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Non-formal education program: An innovation to build and nurture youth-centred creativity, problem-solving, teamwork, and leadership in refugee contexts: Relief International

Thu, March 29, 1:15 to 2:45pm, Fiesta Inn Centro Histórico, Floor: Lobby Floor, Room B

Proposal

134,000 of the 1.3 million Syrians in Jordan live in Azraq and Za'atari refugee camps. Over 60% of this camp population is under 25 and many have an incomplete education. Forced to make the dangerous journey to flee the conflict in Syria, young people face an uncertain future in the camps.

With the support of UNICEF Jordan, Relief International (RI) has been providing integrated non-formal education support, utilising the Makani approach , to in and out-of-school Syrian refugee children and young people in the two camps since 2013. Makani means "My Space" in Arabic and the concept offers a comprehensive approach (I am safe, I learn, I connect) to ensure that vulnerable girls, boys, men and women have access to quality services: education, skills and capacity building programmes and psychosocial support.

This case study explores a new component introduced to the Makani model in August 2016 through the lens of Syrian youth researching, designing, and implementing solutions to everyday challenges they face. The Social Innovation Labs (SIL) target youth, male and female, aged 14 - 18. Young people in Za'atari and Azraq have so far experienced the dichotomy of being treated as children (excluded from decision-making over their own lives, within the Community, no voice) yet having to take on adult responsibilities (getting married, going to work, dropping out of school). SIL are creative safe spaces for these youth to work together to identify and prioritise social issues affecting them and their communities. The approach directly empowers this future generation of leaders which has a hugely positive impact on their contribution to and position in the community, both current and future. The aim of the SIL is to develop and nurture potential, innovation, and hope amongst the future generation of leaders, as well as to provide opportunities for youth to make positive contributions to society now.
The SIL concept is based on user-centred design thinking. This means that youth and parents have been, and continue to be, consulted at every stage of the programme. For example, when the SIL idea was first conceived, the initial step was to go to the refugee camps and discuss with different groups what their issues were and how these might best be addressed. The programme design was then based on this consultation and continues to be reviewed and adapted according to regular feedback. This is also reflected in the projects SIL participants undertake, with community consultation and review being a significant component. Projects emerging from SIL are highly innovative and examples to-date include a solar powered oven and a robot made out of recycled materials that welcomes students to school (using Bluetooth technology). More efficient answers to meet growing social needs in refugee camps are being identified by SIL participants.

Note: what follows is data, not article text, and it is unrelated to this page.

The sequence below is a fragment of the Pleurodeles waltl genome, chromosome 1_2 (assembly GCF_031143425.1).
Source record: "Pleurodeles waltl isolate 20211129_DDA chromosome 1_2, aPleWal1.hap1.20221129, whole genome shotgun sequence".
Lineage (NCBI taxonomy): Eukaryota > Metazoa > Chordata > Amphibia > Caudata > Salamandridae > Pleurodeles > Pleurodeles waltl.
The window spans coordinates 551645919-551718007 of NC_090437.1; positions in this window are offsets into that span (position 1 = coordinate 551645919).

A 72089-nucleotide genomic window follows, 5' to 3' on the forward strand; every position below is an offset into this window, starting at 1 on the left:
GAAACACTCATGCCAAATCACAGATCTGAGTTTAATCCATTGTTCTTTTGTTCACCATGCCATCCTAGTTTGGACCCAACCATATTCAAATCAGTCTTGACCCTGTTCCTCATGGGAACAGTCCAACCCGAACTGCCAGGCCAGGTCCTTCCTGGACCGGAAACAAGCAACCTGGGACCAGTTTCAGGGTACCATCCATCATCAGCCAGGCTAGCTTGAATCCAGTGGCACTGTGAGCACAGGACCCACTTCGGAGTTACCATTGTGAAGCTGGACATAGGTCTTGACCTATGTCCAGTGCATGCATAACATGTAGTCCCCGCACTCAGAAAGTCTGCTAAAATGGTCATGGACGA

Key lessons emerging from the programme include the fact that young people have the ability to look at old problems in new ways and are uniquely equipped to change the world. The continuous consultation process has been key in harnessing this ability, both in ensuring that the training content is relevant, engaging and challenging for youth, as well as supporting them to build up their own consultation and analysis skills during innovation project design and implementation phases. Finally, the participants' energy and idealism propel them to take risks and think in innovative, path-breaking ways. A key learning that has supported them to thrive and expand their work has been the development of a support system that connects them to potential non-governmental, public, and private stakeholders to scale up and scale out project ideas beyond their own community space.

Teachers College Columbia
Teachers for Teachers: competency-based, continuous teacher professional development for refugee teachers in Kakuma, Kenya

Speakers: Mary Mendenhall, Ed.D. & Jihae Cha, Teachers College Columbia

Teachers are at the heart of learning and yet receive limited support in refugee contexts. In response to this Teachers for Teachers provides competency-based, continuous teacher professional development. It is an integrated professional development model that combines teacher training, peer coaching and mobile mentoring.

Teachers for Teachers provides the knowledge and skills necessary for teachers to make their classrooms protective, healing and learning environments.

The training model consists of two tracks and utilizes the Training Pack for Primary School Teachers in Crisis Contexts: (1) a short-term training conducted over a period of four days, consisting of 12 sessions in 23 hours; and (2) a long-term training that runs over several months, consisting of 18 sessions and 60 hours. Training takes place in the form of workshops where international and local staff lead in-person training sessions with cohorts of ideally 25-30 teachers. Topics for both training schedules include: Teacher's Role and Well-being; Child Protection, Well-being and Inclusion; Pedagogy; and Curriculum and Planning. Trainings are interactive, practical, and draw on local expertise in the Kakuma context.

Teachers who participated in the Teachers for Teachers programme reported better preparation, higher confidence, a stronger sense of purpose-not just as educators, but also as advocates for child protection and positive discipline-and that they were more aware of useful practices that can be used in their classrooms.

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